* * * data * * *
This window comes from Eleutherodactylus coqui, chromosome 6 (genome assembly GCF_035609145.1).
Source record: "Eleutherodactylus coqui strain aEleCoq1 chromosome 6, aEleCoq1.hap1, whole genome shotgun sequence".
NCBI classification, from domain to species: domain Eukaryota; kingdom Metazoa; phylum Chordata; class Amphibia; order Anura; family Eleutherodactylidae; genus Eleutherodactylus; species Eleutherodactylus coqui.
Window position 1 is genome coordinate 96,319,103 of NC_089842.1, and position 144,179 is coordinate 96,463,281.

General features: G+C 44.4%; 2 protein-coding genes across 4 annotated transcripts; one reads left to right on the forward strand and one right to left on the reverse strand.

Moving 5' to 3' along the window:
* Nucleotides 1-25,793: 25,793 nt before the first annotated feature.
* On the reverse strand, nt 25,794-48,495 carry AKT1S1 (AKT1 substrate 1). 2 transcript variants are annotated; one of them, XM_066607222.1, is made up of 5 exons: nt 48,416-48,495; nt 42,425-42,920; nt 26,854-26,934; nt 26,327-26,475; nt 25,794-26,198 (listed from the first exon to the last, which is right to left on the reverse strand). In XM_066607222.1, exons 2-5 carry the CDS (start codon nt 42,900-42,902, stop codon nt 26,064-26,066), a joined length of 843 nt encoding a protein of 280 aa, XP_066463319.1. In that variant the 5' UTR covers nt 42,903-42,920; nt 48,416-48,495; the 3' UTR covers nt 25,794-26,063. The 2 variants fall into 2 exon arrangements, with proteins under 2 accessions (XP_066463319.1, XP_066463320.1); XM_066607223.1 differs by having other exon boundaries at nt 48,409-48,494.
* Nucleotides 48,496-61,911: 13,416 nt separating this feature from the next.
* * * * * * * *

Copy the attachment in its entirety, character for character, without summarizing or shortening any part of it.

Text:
This window comes from Eleutherodactylus coqui, chromosome 6 (genome assembly GCF_035609145.1).
Source record: "Eleutherodactylus coqui strain aEleCoq1 chromosome 6, aEleCoq1.hap1, whole genome shotgun sequence".
NCBI classification, from domain to species: domain Eukaryota; kingdom Metazoa; phylum Chordata; class Amphibia; order Anura; family Eleutherodactylidae; genus Eleutherodactylus; species Eleutherodactylus coqui.
Window position 1 is genome coordinate 96,319,103 of NC_089842.1, and position 144,179 is coordinate 96,463,281.

General features: G+C 44.4%; 2 protein-coding genes across 4 annotated transcripts; one reads left to right on the forward strand and one right to left on the reverse strand.

Moving 5' to 3' along the window:
* Nucleotides 1-25,793: 25,793 nt before the first annotated feature.
* On the reverse strand, nt 25,794-48,495 carry AKT1S1 (AKT1 substrate 1). 2 transcript variants are annotated; one of them, XM_066607222.1, is made up of 5 exons: nt 48,416-48,495; nt 42,425-42,920; nt 26,854-26,934; nt 26,327-26,475; nt 25,794-26,198 (listed from the first exon to the last, which is right to left on the reverse strand). In XM_066607222.1, exons 2-5 carry the CDS (start codon nt 42,900-42,902, stop codon nt 26,064-26,066), a joined length of 843 nt encoding a protein of 280 aa, XP_066463319.1. In that variant the 5' UTR covers nt 42,903-42,920; nt 48,416-48,495; the 3' UTR covers nt 25,794-26,063. The 2 variants fall into 2 exon arrangements, with proteins under 2 accessions (XP_066463319.1, XP_066463320.1); XM_066607223.1 differs by having other exon boundaries at nt 48,409-48,494.
* Nucleotides 48,496-61,911: 13,416 nt separating this feature from the next.